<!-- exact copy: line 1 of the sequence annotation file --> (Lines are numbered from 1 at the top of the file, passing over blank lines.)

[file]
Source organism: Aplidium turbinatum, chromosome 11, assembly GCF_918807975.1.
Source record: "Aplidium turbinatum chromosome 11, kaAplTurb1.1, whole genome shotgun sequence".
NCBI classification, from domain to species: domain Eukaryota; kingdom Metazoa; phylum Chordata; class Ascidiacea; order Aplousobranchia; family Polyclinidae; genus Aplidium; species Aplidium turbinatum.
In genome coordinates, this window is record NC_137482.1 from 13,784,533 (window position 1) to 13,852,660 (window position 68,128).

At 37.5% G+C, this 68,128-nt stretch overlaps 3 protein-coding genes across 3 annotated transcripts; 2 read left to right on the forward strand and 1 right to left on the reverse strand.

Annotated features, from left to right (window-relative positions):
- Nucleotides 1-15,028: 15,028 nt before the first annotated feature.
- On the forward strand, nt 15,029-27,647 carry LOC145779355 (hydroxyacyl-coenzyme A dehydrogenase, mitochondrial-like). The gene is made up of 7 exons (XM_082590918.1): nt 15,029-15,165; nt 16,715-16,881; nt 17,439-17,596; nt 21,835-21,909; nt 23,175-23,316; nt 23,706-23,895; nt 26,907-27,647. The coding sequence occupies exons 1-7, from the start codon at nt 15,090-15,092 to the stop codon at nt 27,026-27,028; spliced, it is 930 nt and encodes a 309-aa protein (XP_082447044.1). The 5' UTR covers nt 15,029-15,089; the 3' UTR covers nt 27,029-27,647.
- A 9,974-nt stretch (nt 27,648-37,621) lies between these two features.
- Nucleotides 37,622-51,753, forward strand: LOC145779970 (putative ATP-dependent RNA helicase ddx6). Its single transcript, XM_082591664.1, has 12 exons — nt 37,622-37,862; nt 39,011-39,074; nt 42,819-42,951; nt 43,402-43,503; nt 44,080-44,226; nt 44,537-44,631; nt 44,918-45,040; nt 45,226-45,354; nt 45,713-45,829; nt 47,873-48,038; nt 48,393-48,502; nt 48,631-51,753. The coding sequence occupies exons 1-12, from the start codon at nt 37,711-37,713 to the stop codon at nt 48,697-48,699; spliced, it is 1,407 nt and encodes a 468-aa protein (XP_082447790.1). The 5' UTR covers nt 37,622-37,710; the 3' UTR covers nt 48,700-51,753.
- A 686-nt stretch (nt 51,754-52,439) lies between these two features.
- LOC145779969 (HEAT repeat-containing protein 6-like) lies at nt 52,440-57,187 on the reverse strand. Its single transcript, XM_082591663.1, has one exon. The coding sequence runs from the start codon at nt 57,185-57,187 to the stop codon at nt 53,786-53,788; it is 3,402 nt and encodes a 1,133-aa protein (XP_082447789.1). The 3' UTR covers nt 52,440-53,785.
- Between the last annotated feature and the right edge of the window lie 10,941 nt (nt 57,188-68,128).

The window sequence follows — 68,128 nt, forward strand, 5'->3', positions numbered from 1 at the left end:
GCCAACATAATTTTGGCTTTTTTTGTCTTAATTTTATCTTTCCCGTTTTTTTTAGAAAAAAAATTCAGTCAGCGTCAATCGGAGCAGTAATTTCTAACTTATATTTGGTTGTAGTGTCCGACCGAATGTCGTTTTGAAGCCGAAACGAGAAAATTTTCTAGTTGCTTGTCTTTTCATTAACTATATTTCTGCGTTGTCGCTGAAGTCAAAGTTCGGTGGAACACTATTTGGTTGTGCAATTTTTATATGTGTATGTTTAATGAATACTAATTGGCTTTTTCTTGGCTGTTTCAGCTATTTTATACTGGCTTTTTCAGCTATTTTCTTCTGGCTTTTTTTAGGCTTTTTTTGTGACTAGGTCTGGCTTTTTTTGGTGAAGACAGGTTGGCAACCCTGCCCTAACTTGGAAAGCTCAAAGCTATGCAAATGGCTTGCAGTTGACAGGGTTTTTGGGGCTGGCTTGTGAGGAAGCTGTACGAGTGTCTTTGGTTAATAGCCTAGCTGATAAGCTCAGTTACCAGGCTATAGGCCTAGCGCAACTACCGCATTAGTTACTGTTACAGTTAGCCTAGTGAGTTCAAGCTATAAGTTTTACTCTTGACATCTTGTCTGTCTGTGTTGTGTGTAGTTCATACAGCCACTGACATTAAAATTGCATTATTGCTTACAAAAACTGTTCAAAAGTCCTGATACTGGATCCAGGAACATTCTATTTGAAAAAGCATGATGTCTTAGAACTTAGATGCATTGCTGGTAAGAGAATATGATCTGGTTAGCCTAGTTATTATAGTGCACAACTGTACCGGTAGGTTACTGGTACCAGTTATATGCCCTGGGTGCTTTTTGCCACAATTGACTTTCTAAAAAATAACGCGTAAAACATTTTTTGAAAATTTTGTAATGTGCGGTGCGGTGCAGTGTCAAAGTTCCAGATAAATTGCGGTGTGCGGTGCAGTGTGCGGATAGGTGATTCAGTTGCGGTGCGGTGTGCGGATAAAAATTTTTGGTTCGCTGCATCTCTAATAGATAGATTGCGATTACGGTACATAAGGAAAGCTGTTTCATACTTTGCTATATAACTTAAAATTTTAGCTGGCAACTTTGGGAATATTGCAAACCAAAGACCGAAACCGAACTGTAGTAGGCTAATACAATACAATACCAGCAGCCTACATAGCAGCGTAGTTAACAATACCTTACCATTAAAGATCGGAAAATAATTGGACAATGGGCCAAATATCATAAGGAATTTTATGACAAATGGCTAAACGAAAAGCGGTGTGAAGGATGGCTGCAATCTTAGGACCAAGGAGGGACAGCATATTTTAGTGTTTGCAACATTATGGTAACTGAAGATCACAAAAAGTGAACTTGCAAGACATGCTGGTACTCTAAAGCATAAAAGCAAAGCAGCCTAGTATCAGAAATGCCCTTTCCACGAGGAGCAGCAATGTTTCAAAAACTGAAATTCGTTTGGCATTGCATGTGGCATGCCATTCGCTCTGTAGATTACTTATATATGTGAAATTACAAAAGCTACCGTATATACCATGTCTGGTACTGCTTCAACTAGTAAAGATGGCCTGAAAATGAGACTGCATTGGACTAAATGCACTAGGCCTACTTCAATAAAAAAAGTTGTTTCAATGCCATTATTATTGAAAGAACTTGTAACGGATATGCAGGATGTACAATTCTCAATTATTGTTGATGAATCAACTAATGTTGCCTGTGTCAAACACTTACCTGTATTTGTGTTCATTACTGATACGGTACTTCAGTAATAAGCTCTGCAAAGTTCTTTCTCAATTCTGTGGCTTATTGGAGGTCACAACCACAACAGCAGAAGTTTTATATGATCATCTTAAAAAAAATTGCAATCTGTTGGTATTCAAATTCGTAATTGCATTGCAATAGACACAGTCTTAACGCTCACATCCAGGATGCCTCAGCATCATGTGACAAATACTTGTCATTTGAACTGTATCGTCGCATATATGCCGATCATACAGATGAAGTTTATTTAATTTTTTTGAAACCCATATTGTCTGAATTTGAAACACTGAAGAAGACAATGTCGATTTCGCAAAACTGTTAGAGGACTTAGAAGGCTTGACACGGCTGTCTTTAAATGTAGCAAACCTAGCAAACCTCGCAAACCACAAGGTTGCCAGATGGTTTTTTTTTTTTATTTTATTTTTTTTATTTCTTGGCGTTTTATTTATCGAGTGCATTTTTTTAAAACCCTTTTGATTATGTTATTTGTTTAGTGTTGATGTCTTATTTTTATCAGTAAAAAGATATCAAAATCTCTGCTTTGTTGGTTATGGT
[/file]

Source organism: Aplidium turbinatum, chromosome 11, assembly GCF_918807975.1.